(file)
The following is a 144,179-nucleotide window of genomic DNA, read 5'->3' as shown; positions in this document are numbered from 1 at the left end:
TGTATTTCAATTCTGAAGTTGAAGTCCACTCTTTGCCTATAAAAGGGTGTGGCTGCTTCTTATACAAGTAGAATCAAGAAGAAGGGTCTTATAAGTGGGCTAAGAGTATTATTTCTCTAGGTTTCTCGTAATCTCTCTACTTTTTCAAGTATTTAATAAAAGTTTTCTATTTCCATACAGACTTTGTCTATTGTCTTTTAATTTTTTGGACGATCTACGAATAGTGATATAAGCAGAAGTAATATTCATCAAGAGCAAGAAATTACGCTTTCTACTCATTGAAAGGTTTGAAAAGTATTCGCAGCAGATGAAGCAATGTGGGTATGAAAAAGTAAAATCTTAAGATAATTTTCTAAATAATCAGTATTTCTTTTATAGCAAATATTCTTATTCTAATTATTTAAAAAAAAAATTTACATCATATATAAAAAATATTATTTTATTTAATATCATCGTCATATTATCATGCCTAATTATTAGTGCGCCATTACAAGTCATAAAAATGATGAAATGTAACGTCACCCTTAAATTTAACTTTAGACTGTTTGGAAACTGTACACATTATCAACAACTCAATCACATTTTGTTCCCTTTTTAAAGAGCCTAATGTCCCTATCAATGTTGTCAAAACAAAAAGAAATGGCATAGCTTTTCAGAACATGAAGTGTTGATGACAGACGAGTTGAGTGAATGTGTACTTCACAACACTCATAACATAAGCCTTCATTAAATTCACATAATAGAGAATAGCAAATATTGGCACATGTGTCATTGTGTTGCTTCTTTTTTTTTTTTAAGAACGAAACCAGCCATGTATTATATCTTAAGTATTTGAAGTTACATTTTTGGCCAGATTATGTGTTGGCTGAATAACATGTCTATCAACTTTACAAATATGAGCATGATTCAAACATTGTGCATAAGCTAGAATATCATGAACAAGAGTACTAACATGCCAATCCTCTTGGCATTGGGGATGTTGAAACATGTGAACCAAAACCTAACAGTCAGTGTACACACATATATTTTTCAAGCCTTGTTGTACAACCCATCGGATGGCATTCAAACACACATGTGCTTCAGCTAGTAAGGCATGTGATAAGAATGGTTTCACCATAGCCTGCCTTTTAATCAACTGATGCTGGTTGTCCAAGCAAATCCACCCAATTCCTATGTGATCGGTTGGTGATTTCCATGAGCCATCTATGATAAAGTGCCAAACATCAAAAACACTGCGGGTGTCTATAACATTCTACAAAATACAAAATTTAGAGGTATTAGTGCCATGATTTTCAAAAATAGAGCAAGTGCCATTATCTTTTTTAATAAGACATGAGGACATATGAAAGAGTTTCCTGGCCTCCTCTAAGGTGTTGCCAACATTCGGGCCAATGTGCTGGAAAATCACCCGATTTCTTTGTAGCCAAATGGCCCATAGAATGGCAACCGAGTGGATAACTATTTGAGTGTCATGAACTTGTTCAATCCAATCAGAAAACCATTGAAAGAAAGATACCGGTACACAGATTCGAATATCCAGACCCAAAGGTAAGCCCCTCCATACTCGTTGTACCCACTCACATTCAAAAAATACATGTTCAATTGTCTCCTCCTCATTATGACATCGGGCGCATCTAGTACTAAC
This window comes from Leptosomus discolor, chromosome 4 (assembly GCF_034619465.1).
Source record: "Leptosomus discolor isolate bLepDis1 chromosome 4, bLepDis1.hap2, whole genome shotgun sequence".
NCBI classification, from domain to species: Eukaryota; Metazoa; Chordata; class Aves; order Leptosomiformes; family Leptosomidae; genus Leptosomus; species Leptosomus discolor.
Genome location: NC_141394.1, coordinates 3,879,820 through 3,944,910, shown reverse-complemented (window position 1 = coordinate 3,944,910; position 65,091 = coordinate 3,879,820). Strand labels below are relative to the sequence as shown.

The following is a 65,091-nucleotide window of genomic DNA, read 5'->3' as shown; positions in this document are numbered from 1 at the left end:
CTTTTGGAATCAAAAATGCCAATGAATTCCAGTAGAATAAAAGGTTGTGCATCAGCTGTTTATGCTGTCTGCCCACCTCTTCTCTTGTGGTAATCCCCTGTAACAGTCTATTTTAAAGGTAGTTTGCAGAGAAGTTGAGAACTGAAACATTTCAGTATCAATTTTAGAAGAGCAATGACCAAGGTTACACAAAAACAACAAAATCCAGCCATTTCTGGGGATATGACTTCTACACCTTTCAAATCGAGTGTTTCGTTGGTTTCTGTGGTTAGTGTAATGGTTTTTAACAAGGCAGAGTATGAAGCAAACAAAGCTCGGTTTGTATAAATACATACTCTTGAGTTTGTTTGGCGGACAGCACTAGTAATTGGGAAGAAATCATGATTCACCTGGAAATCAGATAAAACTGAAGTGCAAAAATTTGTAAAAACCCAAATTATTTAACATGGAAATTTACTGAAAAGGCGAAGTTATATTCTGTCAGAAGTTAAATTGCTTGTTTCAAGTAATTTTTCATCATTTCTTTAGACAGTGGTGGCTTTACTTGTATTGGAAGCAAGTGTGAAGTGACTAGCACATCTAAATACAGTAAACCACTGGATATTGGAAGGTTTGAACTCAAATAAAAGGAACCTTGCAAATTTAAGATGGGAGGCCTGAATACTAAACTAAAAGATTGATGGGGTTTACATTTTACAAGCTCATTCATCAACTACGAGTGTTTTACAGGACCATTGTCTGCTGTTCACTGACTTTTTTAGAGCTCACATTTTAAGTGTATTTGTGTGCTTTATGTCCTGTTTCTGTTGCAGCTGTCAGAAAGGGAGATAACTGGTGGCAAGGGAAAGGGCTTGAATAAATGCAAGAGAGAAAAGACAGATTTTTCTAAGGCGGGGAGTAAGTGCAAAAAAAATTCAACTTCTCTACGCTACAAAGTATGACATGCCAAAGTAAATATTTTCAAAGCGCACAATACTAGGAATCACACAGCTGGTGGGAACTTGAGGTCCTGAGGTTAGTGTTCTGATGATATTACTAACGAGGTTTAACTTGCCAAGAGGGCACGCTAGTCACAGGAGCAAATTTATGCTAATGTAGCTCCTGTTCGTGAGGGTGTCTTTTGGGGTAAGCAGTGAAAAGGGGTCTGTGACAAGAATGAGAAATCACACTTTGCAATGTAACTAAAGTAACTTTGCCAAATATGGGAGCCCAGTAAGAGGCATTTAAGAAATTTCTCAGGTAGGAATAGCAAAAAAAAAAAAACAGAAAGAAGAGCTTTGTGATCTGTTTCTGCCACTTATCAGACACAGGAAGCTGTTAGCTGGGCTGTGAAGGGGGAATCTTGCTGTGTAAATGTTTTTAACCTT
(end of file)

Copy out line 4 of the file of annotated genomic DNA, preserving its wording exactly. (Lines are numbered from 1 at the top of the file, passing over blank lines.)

Source record: "Leptosomus discolor isolate bLepDis1 chromosome 4, bLepDis1.hap2, whole genome shotgun sequence".